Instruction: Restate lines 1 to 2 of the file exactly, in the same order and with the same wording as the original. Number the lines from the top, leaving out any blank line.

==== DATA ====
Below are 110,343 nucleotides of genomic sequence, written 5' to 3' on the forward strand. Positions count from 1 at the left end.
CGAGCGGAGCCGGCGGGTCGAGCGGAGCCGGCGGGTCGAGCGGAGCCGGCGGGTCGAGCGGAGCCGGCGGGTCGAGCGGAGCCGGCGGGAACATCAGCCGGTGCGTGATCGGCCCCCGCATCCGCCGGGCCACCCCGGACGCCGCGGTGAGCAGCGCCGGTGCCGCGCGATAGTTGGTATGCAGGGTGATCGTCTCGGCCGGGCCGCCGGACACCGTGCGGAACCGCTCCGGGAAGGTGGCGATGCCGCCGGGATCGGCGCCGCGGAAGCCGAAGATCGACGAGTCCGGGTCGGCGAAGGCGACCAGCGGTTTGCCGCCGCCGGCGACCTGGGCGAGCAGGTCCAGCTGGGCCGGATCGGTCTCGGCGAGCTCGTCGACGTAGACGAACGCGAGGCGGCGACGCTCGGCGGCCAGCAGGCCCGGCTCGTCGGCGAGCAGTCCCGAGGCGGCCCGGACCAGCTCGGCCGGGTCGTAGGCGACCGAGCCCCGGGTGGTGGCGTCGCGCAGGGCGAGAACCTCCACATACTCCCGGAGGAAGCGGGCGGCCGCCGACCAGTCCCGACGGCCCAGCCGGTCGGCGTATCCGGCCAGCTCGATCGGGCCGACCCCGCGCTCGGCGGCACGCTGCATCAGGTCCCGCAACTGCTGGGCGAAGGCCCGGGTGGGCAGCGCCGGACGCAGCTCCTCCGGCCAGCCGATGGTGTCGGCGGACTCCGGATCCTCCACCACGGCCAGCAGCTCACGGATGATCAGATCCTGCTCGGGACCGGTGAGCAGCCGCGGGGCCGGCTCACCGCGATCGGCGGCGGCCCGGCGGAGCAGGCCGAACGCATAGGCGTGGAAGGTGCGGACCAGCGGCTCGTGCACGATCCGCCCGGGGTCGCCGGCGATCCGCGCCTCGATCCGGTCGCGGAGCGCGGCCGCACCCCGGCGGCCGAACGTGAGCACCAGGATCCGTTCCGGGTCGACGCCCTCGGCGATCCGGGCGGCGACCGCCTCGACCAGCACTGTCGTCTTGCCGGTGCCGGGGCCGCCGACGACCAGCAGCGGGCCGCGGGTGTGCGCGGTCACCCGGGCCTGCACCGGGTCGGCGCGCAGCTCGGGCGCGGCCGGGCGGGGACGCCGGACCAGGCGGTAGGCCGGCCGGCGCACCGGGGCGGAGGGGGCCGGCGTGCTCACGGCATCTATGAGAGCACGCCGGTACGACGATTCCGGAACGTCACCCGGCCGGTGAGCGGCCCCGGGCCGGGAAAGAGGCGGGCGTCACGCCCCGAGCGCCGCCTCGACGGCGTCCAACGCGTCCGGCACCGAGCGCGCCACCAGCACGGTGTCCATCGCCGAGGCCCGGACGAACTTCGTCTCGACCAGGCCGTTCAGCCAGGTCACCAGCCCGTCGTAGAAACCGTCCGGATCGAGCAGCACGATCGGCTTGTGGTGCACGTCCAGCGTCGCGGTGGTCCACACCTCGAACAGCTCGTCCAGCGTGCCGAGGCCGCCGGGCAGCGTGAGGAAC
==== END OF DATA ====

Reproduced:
Below are 110,343 nucleotides of genomic sequence, written 5' to 3' on the forward strand. Positions count from 1 at the left end.
CGAGCGGAGCCGGCGGGTCGAGCGGAGCCGGCGGGTCGAGCGGAGCCGGCGGGTCGAGCGGAGCCGGCGGGTCGAGCGGAGCCGGCGGGAACATCAGCCGGTGCGTGATCGGCCCCCGCATCCGCCGGGCCACCCCGGACGCCGCGGTGAGCAGCGCCGGTGCCGCGCGATAGTTGGTATGCAGGGTGATCGTCTCGGCCGGGCCGCCGGACACCGTGCGGAACCGCTCCGGGAAGGTGGCGATGCCGCCGGGATCGGCGCCGCGGAAGCCGAAGATCGACGAGTCCGGGTCGGCGAAGGCGACCAGCGGTTTGCCGCCGCCGGCGACCTGGGCGAGCAGGTCCAGCTGGGCCGGATCGGTCTCGGCGAGCTCGTCGACGTAGACGAACGCGAGGCGGCGACGCTCGGCGGCCAGCAGGCCCGGCTCGTCGGCGAGCAGTCCCGAGGCGGCCCGGACCAGCTCGGCCGGGTCGTAGGCGACCGAGCCCCGGGTGGTGGCGTCGCGCAGGGCGAGAACCTCCACATACTCCCGGAGGAAGCGGGCGGCCGCCGACCAGTCCCGACGGCCCAGCCGGTCGGCGTATCCGGCCAGCTCGATCGGGCCGACCCCGCGCTCGGCGGCACGCTGCATCAGGTCCCGCAACTGCTGGGCGAAGGCCCGGGTGGGCAGCGCCGGACGCAGCTCCTCCGGCCAGCCGATGGTGTCGGCGGACTCCGGATCCTCCACCACGGCCAGCAGCTCACGGATGATCAGATCCTGCTCGGGACCGGTGAGCAGCCGCGGGGCCGGCTCACCGCGATCGGCGGCGGCCCGGCGGAGCAGGCCGAACGCATAGGCGTGGAAGGTGCGGACCAGCGGCTCGTGCACGATCCGCCCGGGGTCGCCGGCGATCCGCGCCTCGATCCGGTCGCGGAGCGCGGCCGCACCCCGGCGGCCGAACGTGAGCACCAGGATCCGTTCCGGGTCGACGCCCTCGGCGATCCGGGCGGCGACCGCCTCGACCAGCACTGTCGTCTTGCCGGTGCCGGGGCCGCCGACGACCAGCAGCGGGCCGCGGGTGTGCGCGGTCACCCGGGCCTGCACCGGGTCGGCGCGCAGCTCGGGCGCGGCCGGGCGGGGACGCCGGACCAGGCGGTAGGCCGGCCGGCGCACCGGGGCGGAGGGGGCCGGCGTGCTCACGGCATCTATGAGAGCACGCCGGTACGACGATTCCGGAACGTCACCCGGCCGGTGAGCGGCCCCGGGCCGGGAAAGAGGCGGGCGTCACGCCCCGAGCGCCGCCTCGACGGCGTCCAACGCGTCCGGCACCGAGCGCGCCACCAGCACGGTGTCCATCGCCGAGGCCCGGACGAACTTCGTCTCGACCAGGCCGTTCAGCCAGGTCACCAGCCCGTCGTAGAAACCGTCCGGATCGAGCAGCACGATCGGCTTGTGGTGCACGTCCAGCGTCGCGGTGGTCCACACCTCGAACAGCTCGTCCAGCGTGCCGAGGCCGCCGGGCAGCGTGAGGAAC